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BASEBALL EXTRA

Relievers Lack Finishing Touch After Hasegawa Does His Part

Angels: McElroy gives up game-tying single, Harris has costly walks in 4-2 loss to White Sox.

May 05, 1997|MIKE DiGIOVANNA | TIMES STAFF WRITER

CHICAGO — The masterpiece Angel pitcher Shigetoshi Hasegawa worked so hard to paint against the Chicago White Sox on Sunday was hacked up by a couple of Angel relievers whose work this season had been suitable for framing.

The normally reliable Chuck McElroy gave up a game-tying single in the sixth inning, and Pep Harris, who had given up one run in six previous outings, walked two who eventually scored in the seventh as the White Sox rallied for a 4-2 victory before 22,181 in Comiskey Park.

The Angels threatened in the eighth, loading the bases with none out. But pinch-hitter Eddie Murray's vicious liner was snagged--in self defense--by Chicago third baseman Chris Snopek, Luis Alicea struck out and Gary DiSarcina grounded out against reliever Tony Castillo.

"He couldn't have hit that ball any harder," Angel Manager Terry Collins said of Murray's missile. "It was going right at [Snopek's] head. . . . That's what you want: to hit the ball hard and take your chances. But we still didn't drive in any runs when we needed to."

Hasegawa, starting for the injured Mark Langston, pitched his best game of the season, giving up two runs on six hits in 5 2/3 innings and breaking enough Chicago bats (three) to start a campfire. But all he had to show for it was a no-decision.

"It's more frustrating because Shige pitched so well. He threw an outstanding game," McElroy said. "It does bother you as a reliever because that's our job, to protect the lead."

Collins pulled the tiring Hasegawa with two outs and a runner on second in the sixth and the Angels holding a 2-1 lead. McElroy came on to face left-handed-batting Harold Baines, who had homered off Hasegawa in the second. McElroy jumped ahead on the count, 0-and-2.

McElroy tried to nip the outside corner with two pitches he believed were strikes, and Baines eventually poked a full-count pitch up the middle for an RBI single and a 2-2 score. Lyle Mouton then singled, and Collins pulled McElroy for Harris.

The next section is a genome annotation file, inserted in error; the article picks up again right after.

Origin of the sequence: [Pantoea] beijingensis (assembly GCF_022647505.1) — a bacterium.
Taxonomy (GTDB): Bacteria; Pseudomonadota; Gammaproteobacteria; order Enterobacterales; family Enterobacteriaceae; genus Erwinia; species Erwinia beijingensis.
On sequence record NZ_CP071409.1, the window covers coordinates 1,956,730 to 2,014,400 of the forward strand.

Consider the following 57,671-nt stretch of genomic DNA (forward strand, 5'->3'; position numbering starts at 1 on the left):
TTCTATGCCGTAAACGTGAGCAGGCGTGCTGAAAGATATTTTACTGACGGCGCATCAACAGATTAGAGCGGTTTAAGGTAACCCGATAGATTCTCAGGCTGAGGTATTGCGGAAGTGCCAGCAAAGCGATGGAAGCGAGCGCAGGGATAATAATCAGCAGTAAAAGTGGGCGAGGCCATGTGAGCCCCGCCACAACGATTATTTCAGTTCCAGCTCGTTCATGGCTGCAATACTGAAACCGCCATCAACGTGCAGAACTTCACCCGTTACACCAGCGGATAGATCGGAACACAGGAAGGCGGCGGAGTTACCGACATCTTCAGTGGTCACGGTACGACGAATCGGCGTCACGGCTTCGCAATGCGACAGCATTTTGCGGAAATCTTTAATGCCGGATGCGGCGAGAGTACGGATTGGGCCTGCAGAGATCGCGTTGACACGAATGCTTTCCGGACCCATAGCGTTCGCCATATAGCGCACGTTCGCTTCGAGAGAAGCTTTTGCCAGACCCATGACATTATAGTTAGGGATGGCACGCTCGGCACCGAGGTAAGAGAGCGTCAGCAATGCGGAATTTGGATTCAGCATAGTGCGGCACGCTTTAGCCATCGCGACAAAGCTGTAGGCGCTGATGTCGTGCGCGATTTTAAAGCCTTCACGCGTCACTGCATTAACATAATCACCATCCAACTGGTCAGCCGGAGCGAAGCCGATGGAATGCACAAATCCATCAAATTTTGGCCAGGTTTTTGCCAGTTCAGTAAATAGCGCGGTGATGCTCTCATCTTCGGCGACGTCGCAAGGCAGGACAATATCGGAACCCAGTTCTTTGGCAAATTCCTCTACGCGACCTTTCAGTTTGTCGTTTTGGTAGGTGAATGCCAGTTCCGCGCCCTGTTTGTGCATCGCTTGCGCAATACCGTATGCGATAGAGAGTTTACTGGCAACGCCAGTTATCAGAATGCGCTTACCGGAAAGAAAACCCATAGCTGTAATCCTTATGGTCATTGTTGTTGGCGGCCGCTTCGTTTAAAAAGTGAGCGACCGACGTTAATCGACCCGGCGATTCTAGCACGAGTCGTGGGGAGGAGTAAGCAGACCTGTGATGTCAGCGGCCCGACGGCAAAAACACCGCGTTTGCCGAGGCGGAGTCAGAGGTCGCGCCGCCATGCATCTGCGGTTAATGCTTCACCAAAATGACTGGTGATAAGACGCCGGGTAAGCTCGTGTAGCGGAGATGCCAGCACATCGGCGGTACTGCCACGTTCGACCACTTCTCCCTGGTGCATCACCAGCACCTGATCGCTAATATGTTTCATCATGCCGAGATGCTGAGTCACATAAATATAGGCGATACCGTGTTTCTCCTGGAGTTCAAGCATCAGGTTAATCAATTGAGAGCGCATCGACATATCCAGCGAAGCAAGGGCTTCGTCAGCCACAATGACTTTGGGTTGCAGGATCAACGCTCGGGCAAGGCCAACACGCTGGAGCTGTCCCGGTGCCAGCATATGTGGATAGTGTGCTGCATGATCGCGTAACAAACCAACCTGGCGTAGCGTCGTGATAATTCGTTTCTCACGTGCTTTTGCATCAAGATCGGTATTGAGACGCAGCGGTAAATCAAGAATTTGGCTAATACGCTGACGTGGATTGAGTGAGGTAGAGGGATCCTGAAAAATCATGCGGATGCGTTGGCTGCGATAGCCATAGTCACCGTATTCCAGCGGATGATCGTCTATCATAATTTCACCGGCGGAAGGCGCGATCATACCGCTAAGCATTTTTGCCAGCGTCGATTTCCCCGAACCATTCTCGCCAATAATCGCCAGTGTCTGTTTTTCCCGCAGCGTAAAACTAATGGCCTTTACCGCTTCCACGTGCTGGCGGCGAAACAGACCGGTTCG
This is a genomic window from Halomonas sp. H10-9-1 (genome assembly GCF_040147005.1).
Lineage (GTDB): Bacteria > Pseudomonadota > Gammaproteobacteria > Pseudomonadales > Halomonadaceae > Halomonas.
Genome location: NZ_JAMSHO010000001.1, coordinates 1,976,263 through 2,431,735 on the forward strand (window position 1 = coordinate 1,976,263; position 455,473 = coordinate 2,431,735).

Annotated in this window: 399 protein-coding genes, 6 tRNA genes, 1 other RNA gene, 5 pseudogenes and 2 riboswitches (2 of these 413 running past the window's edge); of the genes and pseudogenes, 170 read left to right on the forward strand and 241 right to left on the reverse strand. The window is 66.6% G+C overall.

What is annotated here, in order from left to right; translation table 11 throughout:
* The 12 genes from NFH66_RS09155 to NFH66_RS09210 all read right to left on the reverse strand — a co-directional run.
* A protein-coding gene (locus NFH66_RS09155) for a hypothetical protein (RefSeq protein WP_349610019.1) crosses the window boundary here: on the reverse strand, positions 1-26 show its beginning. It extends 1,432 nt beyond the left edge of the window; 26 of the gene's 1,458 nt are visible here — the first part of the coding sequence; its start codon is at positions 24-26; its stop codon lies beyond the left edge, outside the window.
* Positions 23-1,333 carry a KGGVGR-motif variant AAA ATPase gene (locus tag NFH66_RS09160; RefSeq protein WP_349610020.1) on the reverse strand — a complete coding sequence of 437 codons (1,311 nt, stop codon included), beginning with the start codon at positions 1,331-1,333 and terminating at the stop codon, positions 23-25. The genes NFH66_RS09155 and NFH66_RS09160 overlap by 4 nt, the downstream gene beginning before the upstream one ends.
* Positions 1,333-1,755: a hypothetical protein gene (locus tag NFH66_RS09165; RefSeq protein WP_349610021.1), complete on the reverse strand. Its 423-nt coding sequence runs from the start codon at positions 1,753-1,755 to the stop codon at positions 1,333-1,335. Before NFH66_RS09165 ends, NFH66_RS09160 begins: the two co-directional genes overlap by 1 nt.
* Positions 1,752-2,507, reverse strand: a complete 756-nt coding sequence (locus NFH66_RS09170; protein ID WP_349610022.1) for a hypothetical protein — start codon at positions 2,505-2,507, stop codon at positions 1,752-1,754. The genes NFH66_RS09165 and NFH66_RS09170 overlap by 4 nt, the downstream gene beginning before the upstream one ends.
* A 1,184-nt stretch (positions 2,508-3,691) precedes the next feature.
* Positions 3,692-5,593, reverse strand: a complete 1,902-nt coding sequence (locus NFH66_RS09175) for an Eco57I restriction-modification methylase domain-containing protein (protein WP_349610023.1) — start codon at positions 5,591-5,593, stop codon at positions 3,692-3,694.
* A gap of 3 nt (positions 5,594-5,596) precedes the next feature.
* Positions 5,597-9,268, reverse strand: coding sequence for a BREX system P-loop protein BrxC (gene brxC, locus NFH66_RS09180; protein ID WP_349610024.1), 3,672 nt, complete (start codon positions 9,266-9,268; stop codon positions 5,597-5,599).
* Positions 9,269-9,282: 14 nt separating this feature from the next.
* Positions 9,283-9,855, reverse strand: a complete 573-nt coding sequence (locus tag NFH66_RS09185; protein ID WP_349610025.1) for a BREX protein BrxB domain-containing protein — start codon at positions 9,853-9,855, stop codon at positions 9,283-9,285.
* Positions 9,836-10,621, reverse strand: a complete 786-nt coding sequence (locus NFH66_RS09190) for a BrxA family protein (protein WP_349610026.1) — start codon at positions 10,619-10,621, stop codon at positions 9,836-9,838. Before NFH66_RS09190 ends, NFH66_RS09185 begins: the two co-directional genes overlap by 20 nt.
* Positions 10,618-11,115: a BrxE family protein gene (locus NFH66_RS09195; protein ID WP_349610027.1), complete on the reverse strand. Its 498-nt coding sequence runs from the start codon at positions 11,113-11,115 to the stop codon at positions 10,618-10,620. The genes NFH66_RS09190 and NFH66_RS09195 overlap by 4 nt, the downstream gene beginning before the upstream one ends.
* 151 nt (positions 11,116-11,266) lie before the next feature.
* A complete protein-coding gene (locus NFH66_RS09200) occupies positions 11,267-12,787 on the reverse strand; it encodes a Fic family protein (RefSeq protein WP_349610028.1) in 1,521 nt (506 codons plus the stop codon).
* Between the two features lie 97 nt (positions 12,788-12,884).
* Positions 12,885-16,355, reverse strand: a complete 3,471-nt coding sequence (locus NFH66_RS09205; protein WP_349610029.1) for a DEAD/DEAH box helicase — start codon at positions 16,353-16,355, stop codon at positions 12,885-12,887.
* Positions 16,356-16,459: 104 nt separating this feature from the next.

"I made two good pitches in a row and didn't get the call," McElroy said. "In some ways, it does unnerve you. You try not to get rattled, but one thing like that can be the turning point in the game, and it was."

Harris, who walked one in seven previous games, looked as lost as a sailor without a compass, walking No. 9 batter Ozzie Guillen and leadoff hitter Ray Durham to open the seventh inning.

Collins summoned Rich DeLucia to face Dave Martinez, whose bunt hugged the third-base line and rolled to the bag for a single. Frank Thomas' sacrifice fly scored the winning run, and Albert Belle's RBI single provided insurance, as the White Sox won their first series of the year.

"Shige did absolutely everything he could to keep us in the game," Collins said. "It was an outstanding effort. All I know is every time Jimmy [Leyritz, Angel catcher] set up, the ball was there, so obviously his location was very good."

White Sox starter Jaime Navarro, who gave up two runs--one earned--on eight hits in seven innings, threw plenty of strikes, but Thomas, Chicago's first baseman, did not.

Navarro picked off Jim Edmonds at first in the first inning, but Thomas' wild throw toward second base went into left field, and the ball then rolled under Belle's glove, allowing Edmonds to score.

Thomas' toss to first base on Garret Anderson's eighth-inning bunt pulled Durham off the bag and allowed the Angels to load the bases.

"We don't pay Frank to play defense, we pay him to hit," White Sox shortstop Ozzie Guillen joked. "They pay me to play defense."

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